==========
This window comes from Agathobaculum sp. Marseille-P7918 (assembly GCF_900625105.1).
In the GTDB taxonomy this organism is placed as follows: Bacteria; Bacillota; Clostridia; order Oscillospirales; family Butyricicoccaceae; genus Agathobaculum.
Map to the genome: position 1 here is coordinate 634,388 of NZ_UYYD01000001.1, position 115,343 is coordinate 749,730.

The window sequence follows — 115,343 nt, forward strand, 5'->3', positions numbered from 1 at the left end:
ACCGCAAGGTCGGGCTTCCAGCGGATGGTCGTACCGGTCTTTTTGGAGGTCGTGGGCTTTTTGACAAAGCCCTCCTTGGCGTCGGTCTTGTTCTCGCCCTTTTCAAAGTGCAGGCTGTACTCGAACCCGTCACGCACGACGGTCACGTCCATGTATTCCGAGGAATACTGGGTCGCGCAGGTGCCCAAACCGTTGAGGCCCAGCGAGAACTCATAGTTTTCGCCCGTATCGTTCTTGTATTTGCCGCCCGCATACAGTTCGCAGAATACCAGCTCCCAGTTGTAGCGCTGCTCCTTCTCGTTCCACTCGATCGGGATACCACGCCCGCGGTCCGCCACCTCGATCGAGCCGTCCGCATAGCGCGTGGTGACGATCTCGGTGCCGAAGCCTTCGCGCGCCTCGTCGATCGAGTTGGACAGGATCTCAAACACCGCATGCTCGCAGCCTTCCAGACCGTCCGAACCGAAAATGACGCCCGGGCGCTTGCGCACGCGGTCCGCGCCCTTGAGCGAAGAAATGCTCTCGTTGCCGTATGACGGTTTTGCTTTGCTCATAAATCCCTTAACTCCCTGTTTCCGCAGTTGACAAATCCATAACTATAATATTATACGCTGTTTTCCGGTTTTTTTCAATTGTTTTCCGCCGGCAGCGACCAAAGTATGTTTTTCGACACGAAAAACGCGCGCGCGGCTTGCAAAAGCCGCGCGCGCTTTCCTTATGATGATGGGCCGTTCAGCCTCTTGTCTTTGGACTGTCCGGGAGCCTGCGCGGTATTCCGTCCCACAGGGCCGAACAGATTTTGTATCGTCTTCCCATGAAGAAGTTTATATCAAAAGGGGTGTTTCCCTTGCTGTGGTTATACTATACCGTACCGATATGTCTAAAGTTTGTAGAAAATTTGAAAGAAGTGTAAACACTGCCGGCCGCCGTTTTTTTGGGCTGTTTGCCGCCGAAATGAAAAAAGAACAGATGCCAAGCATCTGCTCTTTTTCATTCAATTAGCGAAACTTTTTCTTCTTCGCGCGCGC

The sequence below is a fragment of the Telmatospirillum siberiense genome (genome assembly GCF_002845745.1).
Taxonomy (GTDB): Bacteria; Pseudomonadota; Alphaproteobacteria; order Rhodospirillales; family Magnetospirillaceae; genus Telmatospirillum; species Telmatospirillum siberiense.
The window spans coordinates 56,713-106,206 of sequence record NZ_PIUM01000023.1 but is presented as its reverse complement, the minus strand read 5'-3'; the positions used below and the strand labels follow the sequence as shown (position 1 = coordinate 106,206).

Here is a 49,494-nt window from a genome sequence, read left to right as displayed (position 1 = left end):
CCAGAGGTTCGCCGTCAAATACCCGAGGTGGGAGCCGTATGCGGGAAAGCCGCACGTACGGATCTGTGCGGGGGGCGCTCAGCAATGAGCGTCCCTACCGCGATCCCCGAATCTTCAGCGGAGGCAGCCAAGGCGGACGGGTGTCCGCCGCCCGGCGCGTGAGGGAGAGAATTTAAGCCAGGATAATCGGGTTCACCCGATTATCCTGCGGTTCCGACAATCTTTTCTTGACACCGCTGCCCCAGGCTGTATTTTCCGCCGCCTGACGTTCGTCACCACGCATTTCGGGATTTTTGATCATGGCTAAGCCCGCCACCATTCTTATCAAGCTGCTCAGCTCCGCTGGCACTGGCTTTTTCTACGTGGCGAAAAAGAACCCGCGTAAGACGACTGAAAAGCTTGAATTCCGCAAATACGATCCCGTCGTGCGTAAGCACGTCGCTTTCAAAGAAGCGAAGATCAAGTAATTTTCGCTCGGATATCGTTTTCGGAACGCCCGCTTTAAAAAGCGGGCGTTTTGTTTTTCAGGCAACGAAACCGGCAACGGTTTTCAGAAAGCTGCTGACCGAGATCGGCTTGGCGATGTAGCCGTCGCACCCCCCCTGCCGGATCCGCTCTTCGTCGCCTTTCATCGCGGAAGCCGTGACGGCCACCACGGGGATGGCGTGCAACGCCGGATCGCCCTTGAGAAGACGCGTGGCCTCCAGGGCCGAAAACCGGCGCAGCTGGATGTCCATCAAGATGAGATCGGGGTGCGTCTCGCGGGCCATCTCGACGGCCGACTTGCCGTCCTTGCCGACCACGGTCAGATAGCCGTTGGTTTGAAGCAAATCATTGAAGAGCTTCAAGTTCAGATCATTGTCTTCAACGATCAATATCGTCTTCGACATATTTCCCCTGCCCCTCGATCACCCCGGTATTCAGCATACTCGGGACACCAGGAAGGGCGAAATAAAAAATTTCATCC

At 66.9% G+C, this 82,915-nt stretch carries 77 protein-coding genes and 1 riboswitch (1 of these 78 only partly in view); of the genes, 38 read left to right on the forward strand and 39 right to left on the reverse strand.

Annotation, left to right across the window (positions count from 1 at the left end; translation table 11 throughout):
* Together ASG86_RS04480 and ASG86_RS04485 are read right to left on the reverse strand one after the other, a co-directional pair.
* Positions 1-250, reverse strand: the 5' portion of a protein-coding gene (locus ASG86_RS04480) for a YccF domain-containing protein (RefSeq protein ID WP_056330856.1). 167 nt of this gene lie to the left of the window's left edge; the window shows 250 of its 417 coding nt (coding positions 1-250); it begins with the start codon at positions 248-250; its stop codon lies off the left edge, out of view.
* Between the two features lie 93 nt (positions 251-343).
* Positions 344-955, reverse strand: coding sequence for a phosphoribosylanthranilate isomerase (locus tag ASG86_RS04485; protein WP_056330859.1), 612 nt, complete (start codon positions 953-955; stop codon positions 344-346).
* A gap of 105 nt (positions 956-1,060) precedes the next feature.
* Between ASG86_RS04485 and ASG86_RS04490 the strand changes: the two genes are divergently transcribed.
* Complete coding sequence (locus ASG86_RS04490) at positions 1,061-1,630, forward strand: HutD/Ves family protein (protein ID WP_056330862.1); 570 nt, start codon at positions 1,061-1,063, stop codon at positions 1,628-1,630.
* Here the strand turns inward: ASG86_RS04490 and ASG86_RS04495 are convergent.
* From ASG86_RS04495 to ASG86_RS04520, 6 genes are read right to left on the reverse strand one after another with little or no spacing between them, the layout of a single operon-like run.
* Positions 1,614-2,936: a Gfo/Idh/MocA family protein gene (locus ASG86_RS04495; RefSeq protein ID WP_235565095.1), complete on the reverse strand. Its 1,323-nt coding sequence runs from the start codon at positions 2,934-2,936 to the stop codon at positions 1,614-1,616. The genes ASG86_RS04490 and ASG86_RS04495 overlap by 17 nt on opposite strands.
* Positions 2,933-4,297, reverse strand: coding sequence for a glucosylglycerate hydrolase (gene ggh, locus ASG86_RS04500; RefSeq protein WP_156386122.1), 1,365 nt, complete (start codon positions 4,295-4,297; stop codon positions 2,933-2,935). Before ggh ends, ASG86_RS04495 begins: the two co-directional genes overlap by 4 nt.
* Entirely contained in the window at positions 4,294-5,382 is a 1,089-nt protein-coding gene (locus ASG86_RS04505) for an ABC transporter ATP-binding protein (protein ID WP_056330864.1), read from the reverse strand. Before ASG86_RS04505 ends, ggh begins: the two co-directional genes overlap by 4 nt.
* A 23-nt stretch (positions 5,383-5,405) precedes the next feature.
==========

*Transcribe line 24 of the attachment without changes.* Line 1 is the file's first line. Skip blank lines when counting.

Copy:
* Entirely contained in the window at positions 4,294-5,382 is a 1,089-nt protein-coding gene (locus ASG86_RS04505) for an ABC transporter ATP-binding protein (protein ID WP_056330864.1), read from the reverse strand. Before ASG86_RS04505 ends, ggh begins: the two co-directional genes overlap by 4 nt.